When my son, Evan, was born, I decided to breastfeed exclusively. When I went back to work after 12 weeks of maternity leave, I controlled my anxiety over how he could possibly live without me by his side by trying to control everything. I nursed him on a schedule and I pumped at the exact same time every day. I had a daily spreadsheet that tracked what I pumped, what Evan ate, and what when in and out of the freezer. I prepared each bottle every morning despite my sitter’s offer to store and prepare the milk herself. I visited him at lunch as often as possible to nurse him. And I left a two-page instruction sheet with my sitter about how to feed my son. Taking her cue from me, she called me every single time she needed to deviate from these instructions. Even though I was back at work and had other things on my plate, my life was still consumed by Evan’s feeding schedule.
This worked for a month.
Then I had some supply issues. I added a pumping session before I went to bed. And then another in the middle of the night. This placed a lot of pressure on me, led to many stress-induced tears, and made me resent the “easy” role my husband got to play in this parenting thing. But I was in control and that’s what I needed.
Or so I thought.
When Evan was 6 months old, two things happened. First, we introduced solids. Second, my supply took an even bigger hit at the same time that Evan demanded more milk. Solids were not going well. At first I couldn’t get him to eat anything, and I certainly couldn’t get him to eat anything I made at home, dashing my plans of making my own baby food. Eventually he fought back by refusing to open his mouth for anything but the occasional banana or applesauce. So he wasn’t eating solids and I wasn’t pumping enough to give him the milk he needed while he was away from me. Plus, I was interrupting his natural nap schedule to nurse him around my own work schedule. No one was happy.
After many tears and a lot of long talks with my husband, my sitter, my lactation consultant, and my friends, I decided to give Evan some formula. I made it 6 months without a drop of formula but I knew it was finally time. I stopped visiting Evan at lunch to nurse him. And I let my sitter take a leading role in introducing solids, realizing that she has far more experience feeding babies than I do. These decisions were some of the best I have made as a parent.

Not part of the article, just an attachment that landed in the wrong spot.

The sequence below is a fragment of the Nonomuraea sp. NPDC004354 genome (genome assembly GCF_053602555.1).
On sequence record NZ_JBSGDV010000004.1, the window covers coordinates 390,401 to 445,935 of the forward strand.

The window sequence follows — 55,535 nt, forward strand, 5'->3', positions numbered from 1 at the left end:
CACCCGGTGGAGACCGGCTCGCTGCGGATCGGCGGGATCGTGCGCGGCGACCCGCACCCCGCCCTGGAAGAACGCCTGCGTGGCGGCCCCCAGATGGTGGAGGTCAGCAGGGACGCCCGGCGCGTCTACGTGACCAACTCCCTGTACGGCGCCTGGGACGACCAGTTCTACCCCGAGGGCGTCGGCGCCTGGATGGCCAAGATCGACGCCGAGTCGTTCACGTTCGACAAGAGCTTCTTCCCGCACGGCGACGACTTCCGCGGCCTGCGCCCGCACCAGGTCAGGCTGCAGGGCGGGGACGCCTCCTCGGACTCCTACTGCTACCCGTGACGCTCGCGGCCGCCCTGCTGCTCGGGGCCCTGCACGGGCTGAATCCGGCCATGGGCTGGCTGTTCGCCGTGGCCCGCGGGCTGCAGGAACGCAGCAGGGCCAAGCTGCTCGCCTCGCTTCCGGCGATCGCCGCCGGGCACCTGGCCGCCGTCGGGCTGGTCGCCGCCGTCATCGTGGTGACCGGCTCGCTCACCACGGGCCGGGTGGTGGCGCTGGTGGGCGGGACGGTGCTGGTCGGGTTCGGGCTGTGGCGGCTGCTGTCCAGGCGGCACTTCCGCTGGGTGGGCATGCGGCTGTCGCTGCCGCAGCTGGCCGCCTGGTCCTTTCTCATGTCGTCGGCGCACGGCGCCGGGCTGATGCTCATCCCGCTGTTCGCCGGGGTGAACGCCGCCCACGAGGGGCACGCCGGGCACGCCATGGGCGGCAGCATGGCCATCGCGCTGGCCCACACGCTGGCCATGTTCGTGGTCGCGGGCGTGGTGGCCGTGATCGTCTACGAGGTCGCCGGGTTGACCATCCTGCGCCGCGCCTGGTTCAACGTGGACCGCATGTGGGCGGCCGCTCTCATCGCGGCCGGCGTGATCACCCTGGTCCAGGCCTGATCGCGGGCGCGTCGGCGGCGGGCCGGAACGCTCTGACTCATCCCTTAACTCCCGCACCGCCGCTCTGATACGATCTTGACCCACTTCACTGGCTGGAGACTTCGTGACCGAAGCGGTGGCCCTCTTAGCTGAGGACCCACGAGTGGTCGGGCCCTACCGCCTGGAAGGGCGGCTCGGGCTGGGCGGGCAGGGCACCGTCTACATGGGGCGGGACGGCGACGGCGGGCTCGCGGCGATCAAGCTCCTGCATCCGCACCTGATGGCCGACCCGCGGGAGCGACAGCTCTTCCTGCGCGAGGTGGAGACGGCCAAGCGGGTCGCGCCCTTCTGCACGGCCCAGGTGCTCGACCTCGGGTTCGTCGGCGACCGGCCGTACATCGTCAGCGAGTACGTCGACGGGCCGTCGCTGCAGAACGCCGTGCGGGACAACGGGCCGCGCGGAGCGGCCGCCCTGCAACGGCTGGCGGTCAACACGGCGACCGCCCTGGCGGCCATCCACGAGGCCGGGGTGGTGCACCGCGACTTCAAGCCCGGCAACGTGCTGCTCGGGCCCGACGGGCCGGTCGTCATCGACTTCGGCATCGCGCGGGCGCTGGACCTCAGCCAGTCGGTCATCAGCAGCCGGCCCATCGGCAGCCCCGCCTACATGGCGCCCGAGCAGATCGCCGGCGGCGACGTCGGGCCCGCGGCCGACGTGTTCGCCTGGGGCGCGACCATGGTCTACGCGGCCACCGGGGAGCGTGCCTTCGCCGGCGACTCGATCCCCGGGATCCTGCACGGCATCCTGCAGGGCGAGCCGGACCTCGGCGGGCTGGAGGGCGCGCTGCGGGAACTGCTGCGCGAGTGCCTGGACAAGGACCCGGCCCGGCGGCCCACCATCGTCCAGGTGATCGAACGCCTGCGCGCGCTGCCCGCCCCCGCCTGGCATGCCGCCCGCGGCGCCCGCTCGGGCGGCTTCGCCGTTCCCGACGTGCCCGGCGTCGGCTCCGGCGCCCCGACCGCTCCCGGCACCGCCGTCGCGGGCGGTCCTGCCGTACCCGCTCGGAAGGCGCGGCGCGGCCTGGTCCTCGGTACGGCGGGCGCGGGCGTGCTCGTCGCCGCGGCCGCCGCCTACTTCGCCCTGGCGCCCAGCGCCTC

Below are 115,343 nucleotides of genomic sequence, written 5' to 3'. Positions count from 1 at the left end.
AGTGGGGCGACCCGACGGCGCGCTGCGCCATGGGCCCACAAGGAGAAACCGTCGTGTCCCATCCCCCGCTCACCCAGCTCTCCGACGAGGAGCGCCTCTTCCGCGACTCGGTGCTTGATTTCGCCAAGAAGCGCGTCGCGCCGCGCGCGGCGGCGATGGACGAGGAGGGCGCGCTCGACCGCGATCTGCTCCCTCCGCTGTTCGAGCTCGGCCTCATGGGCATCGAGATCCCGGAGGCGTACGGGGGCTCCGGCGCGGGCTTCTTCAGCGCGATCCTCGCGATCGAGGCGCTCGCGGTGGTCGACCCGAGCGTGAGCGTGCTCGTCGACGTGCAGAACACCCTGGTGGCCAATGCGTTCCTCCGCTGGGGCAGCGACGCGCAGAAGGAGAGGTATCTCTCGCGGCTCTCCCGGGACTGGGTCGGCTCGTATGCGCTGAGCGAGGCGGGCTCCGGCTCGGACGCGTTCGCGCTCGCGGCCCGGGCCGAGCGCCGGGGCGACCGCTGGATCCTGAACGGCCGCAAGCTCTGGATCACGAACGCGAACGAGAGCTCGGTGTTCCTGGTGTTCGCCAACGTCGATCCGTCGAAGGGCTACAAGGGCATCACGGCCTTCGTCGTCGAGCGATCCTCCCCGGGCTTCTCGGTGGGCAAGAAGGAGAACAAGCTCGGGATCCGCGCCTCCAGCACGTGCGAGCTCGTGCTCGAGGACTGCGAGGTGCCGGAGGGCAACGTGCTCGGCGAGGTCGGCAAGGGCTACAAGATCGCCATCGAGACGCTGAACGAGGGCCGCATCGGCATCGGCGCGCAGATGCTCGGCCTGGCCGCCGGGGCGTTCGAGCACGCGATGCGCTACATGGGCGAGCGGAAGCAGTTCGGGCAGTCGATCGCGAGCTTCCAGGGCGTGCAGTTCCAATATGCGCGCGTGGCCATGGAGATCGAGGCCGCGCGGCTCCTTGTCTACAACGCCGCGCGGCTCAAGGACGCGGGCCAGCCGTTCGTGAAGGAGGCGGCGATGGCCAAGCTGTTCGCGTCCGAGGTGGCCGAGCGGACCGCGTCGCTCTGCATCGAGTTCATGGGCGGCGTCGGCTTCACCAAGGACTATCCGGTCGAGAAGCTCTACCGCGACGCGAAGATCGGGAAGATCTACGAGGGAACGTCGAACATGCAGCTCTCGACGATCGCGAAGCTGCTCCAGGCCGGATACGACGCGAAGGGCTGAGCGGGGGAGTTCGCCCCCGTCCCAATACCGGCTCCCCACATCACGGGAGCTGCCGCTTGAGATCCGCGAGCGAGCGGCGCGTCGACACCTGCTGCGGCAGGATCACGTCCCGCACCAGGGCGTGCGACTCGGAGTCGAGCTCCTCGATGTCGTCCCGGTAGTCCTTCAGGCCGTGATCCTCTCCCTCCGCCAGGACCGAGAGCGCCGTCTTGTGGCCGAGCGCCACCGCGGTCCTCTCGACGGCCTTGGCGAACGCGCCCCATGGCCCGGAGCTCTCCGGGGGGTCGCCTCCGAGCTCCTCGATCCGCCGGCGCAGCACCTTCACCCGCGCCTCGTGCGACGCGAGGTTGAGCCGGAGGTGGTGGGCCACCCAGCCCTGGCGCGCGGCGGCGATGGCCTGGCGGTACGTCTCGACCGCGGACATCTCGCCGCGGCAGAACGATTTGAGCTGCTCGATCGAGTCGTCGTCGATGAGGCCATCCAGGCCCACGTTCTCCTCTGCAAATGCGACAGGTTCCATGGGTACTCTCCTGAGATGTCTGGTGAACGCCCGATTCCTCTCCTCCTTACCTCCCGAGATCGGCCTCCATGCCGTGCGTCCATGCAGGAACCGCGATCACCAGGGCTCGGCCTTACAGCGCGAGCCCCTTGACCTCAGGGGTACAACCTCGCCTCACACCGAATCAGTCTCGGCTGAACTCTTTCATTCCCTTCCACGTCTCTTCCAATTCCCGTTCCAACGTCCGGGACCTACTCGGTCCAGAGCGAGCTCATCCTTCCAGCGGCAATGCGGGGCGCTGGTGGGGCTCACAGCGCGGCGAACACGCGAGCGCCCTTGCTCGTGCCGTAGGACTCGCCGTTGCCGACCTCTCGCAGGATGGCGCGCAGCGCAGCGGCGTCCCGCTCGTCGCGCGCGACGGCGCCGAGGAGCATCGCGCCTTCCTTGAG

By giving up the control I thought I needed, I created a much more pleasant environment for everyone. My sitter was able to do what she needed to do for Evan without my constant supervision. I stopped setting alarms to pump in the middle of the night. The lack of stress and the increased sleep made me (and my husband) much happier. And, most importantly, Evan started thriving. He was getting the nutrition he needed, showed an interest in solid foods, and wasn’t bound by my own schedule so he was free to eat and nap when he needed to.
Today, I am pumping just once a day at work. Evan gets some formula. While I would love to breastfeed exclusively, this is best for our situation. I sleep as much as one can sleep with a 9-month old in the house. I am free to schedule my work day as I see fit, and I even get to go to lunch with friends again. Evan eats everything we put in front of him (we tried cheese last night!) and is growing beautifully.
I had to learn to let go to get to this point. My inclination to control the situation actually made it worse. I learned that by giving up this control, stepping back, and letting Evan and his sitter work out their own routine, everyone was happier.
Michelle spends her days as an employment attorney and her nights and weekends as a new mom to her son, Evan, born May 2012. In her “spare” time, she can be found with her head in a book. She blogs over at my books. my life. and live-tweets her adventures as @michelleerin.